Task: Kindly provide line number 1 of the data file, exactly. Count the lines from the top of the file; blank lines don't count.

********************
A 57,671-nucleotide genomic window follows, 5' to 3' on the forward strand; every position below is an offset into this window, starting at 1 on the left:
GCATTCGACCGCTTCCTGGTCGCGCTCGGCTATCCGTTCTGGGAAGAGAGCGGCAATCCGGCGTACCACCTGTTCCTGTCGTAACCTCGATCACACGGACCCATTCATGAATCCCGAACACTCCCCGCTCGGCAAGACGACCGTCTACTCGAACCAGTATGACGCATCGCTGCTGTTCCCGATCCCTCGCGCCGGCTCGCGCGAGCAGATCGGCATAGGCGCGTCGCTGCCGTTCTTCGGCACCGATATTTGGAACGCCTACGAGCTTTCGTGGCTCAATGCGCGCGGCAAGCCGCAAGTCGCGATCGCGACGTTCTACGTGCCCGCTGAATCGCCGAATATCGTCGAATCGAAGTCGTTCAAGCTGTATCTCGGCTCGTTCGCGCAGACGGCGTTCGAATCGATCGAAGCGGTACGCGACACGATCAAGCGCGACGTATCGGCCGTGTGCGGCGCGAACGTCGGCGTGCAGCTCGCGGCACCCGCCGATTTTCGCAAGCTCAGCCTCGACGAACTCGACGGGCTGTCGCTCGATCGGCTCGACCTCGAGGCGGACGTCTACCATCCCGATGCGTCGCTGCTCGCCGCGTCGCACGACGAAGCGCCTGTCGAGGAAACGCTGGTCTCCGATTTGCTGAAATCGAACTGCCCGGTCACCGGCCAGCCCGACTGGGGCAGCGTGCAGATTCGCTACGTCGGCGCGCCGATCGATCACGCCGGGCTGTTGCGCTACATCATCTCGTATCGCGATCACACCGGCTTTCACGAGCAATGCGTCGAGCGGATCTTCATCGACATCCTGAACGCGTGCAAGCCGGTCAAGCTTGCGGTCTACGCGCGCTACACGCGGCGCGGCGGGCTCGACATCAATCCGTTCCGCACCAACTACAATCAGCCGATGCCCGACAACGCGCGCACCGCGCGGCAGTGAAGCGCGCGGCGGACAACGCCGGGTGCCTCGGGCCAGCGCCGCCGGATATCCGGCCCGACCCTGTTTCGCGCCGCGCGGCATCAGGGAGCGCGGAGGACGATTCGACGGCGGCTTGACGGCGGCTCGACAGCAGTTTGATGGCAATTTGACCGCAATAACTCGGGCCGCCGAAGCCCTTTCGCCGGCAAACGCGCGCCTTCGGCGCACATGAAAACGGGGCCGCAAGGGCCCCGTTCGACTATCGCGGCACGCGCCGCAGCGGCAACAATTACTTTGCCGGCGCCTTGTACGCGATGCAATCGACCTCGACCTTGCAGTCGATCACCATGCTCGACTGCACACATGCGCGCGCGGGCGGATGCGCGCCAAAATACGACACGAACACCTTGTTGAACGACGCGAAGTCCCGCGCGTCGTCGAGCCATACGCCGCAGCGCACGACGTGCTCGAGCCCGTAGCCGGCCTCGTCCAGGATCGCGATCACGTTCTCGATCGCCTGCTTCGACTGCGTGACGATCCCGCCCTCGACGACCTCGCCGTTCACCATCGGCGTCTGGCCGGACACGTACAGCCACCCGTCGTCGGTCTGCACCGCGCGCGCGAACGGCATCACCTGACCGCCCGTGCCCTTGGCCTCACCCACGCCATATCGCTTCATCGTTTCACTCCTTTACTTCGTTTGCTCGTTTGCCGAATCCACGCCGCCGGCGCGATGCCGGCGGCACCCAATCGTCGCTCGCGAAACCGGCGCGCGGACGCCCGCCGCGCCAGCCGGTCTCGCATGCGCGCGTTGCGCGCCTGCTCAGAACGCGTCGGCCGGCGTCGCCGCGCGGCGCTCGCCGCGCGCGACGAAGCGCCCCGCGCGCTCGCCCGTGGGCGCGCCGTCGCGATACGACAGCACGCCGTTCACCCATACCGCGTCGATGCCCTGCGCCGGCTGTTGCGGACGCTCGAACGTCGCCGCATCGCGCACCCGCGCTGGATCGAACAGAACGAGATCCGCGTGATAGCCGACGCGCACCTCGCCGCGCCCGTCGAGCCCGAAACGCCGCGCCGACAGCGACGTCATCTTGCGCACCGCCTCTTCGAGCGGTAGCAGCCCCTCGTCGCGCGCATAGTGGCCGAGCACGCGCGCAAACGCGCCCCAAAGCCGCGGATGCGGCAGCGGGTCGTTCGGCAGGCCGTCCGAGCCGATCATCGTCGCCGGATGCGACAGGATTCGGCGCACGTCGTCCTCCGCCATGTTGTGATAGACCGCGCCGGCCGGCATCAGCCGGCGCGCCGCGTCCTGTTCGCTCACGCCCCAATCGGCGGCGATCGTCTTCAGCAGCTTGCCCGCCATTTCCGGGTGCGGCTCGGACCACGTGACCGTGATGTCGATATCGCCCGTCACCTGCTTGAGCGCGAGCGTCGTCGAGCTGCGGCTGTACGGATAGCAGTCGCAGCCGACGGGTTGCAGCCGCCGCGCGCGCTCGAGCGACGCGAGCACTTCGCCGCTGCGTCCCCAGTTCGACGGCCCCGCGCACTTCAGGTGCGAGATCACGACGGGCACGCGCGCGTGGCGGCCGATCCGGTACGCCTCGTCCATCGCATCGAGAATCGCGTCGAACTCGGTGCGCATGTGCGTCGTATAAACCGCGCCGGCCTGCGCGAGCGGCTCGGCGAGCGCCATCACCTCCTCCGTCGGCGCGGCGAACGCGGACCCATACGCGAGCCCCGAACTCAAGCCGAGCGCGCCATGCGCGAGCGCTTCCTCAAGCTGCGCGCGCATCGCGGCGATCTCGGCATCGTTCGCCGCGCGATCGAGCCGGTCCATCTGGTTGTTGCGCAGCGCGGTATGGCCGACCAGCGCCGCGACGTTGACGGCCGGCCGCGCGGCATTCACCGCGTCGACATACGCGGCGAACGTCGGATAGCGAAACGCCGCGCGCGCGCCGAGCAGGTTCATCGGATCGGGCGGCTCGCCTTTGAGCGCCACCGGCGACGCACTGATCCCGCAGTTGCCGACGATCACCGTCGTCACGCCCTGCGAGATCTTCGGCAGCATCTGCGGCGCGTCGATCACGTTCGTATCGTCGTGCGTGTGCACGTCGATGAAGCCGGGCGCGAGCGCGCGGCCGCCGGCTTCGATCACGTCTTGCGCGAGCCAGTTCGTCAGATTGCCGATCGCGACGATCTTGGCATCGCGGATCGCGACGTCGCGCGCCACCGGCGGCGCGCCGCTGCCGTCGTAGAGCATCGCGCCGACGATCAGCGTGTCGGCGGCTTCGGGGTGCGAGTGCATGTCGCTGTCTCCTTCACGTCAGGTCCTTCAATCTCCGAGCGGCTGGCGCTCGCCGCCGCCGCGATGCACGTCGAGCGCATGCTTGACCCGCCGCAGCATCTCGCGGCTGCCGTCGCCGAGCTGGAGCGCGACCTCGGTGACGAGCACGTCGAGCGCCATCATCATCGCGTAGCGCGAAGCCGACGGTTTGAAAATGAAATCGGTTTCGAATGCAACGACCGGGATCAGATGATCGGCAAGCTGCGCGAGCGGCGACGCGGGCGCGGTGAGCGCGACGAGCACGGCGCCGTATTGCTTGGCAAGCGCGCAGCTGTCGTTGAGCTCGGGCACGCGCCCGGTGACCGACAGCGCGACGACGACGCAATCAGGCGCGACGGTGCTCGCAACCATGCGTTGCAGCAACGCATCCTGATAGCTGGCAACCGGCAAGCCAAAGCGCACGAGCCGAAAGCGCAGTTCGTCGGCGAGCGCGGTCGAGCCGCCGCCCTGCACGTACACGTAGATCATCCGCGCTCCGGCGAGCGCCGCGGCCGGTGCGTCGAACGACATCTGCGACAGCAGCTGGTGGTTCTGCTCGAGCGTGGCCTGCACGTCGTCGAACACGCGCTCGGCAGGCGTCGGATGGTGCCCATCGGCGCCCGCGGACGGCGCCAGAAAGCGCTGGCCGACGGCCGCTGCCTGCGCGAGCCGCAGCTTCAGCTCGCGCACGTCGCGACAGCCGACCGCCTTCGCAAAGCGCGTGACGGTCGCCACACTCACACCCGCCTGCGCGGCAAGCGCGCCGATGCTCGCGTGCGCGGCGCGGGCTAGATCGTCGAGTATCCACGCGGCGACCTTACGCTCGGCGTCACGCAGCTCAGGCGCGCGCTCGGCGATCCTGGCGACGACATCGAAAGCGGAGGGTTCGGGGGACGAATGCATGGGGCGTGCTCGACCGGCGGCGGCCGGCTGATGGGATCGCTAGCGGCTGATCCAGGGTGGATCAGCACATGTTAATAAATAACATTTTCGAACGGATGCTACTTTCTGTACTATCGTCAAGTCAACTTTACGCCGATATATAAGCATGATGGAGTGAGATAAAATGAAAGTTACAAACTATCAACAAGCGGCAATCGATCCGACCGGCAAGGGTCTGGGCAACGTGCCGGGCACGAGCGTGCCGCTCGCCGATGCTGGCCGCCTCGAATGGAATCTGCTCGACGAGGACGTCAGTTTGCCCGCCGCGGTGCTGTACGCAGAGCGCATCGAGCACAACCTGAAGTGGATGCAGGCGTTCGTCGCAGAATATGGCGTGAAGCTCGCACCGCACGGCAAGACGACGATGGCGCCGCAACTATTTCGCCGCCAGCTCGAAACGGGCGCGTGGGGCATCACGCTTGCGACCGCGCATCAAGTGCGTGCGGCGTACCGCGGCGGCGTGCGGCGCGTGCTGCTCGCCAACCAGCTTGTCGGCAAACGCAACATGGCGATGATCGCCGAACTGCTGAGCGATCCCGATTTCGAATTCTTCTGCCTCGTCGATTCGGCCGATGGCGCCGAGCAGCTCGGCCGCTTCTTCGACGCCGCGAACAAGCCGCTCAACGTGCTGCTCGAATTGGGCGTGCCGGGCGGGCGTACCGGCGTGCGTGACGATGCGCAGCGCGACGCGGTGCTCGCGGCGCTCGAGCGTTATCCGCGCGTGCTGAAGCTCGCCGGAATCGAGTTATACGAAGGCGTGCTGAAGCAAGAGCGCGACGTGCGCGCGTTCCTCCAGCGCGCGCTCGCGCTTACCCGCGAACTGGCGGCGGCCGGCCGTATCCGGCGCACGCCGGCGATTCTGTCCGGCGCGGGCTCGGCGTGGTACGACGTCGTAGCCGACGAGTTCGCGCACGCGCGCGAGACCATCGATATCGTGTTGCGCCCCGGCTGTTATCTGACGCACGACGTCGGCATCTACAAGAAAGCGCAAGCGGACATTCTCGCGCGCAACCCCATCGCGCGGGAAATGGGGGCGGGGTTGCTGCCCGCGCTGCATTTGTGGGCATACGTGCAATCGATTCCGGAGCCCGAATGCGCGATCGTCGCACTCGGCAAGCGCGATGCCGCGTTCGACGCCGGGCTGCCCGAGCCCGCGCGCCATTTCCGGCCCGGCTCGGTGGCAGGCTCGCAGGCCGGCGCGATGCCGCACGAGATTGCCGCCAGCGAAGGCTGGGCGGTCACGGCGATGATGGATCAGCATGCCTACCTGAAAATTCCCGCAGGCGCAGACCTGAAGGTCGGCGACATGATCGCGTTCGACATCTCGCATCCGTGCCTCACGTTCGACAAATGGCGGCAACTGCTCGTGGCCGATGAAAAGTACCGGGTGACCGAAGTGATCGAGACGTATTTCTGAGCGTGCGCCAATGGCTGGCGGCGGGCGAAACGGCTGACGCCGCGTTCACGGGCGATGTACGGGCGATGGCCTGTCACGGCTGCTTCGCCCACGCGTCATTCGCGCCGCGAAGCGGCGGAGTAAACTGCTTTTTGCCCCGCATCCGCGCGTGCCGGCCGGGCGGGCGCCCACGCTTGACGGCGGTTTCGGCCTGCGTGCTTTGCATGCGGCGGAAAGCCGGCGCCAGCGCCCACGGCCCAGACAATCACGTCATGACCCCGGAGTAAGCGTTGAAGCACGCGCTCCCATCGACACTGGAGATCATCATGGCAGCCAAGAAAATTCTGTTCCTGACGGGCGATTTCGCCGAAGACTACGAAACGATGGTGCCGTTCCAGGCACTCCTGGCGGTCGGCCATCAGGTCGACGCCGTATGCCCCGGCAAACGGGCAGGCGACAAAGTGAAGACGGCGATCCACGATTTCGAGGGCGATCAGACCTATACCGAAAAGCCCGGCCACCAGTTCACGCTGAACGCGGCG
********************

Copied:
A 57,671-nucleotide genomic window follows, 5' to 3' on the forward strand; every position below is an offset into this window, starting at 1 on the left: